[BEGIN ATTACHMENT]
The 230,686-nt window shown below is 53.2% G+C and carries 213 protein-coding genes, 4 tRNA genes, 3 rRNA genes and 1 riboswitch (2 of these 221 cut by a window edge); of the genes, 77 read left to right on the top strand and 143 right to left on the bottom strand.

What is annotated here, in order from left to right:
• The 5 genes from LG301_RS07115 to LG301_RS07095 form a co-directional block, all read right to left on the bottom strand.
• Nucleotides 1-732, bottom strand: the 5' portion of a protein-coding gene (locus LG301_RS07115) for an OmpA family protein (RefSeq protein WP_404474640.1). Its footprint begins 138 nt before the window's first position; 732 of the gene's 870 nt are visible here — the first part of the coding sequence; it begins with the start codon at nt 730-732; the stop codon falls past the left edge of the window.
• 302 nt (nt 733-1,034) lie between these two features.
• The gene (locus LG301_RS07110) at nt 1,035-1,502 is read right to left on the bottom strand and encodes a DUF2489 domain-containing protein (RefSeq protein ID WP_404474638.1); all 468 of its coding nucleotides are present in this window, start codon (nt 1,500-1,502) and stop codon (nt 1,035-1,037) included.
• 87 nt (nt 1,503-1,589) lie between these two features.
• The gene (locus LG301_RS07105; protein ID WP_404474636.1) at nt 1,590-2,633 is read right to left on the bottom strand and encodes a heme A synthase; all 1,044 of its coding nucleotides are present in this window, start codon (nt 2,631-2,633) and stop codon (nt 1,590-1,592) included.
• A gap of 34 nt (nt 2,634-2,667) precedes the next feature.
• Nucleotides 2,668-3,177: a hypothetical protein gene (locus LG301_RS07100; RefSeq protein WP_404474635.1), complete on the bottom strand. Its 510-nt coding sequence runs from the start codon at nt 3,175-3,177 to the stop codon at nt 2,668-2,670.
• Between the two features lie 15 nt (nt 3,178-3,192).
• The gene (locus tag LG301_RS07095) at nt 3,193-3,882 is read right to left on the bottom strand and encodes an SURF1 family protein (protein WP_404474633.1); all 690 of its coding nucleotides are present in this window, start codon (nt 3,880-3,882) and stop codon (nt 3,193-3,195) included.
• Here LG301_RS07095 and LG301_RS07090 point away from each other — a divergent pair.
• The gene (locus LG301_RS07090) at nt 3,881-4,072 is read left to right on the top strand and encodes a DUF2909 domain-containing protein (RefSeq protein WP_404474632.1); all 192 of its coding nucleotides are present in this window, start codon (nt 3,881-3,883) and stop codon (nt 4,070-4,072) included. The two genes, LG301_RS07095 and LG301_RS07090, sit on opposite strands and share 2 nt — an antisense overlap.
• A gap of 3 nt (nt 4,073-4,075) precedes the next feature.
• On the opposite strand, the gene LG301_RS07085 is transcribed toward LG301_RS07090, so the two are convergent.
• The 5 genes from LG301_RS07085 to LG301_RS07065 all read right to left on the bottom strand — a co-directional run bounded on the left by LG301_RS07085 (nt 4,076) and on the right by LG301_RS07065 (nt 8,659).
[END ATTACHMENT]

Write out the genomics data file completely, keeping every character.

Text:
The 230,686-nt window shown below is 53.2% G+C and carries 213 protein-coding genes, 4 tRNA genes, 3 rRNA genes and 1 riboswitch (2 of these 221 cut by a window edge); of the genes, 77 read left to right on the top strand and 143 right to left on the bottom strand.

What is annotated here, in order from left to right:
• The 5 genes from LG301_RS07115 to LG301_RS07095 form a co-directional block, all read right to left on the bottom strand.
• Nucleotides 1-732, bottom strand: the 5' portion of a protein-coding gene (locus LG301_RS07115) for an OmpA family protein (RefSeq protein WP_404474640.1). Its footprint begins 138 nt before the window's first position; 732 of the gene's 870 nt are visible here — the first part of the coding sequence; it begins with the start codon at nt 730-732; the stop codon falls past the left edge of the window.
• 302 nt (nt 733-1,034) lie between these two features.
• The gene (locus LG301_RS07110) at nt 1,035-1,502 is read right to left on the bottom strand and encodes a DUF2489 domain-containing protein (RefSeq protein ID WP_404474638.1); all 468 of its coding nucleotides are present in this window, start codon (nt 1,500-1,502) and stop codon (nt 1,035-1,037) included.
• 87 nt (nt 1,503-1,589) lie between these two features.
• The gene (locus LG301_RS07105; protein ID WP_404474636.1) at nt 1,590-2,633 is read right to left on the bottom strand and encodes a heme A synthase; all 1,044 of its coding nucleotides are present in this window, start codon (nt 2,631-2,633) and stop codon (nt 1,590-1,592) included.
• A gap of 34 nt (nt 2,634-2,667) precedes the next feature.
• Nucleotides 2,668-3,177: a hypothetical protein gene (locus LG301_RS07100; RefSeq protein WP_404474635.1), complete on the bottom strand. Its 510-nt coding sequence runs from the start codon at nt 3,175-3,177 to the stop codon at nt 2,668-2,670.
• Between the two features lie 15 nt (nt 3,178-3,192).
• The gene (locus tag LG301_RS07095) at nt 3,193-3,882 is read right to left on the bottom strand and encodes an SURF1 family protein (protein WP_404474633.1); all 690 of its coding nucleotides are present in this window, start codon (nt 3,880-3,882) and stop codon (nt 3,193-3,195) included.
• Here LG301_RS07095 and LG301_RS07090 point away from each other — a divergent pair.
• The gene (locus LG301_RS07090) at nt 3,881-4,072 is read left to right on the top strand and encodes a DUF2909 domain-containing protein (RefSeq protein WP_404474632.1); all 192 of its coding nucleotides are present in this window, start codon (nt 3,881-3,883) and stop codon (nt 4,070-4,072) included. The two genes, LG301_RS07095 and LG301_RS07090, sit on opposite strands and share 2 nt — an antisense overlap.
• A gap of 3 nt (nt 4,073-4,075) precedes the next feature.
• On the opposite strand, the gene LG301_RS07085 is transcribed toward LG301_RS07090, so the two are convergent.
• The 5 genes from LG301_RS07085 to LG301_RS07065 all read right to left on the bottom strand — a co-directional run bounded on the left by LG301_RS07085 (nt 4,076) and on the right by LG301_RS07065 (nt 8,659).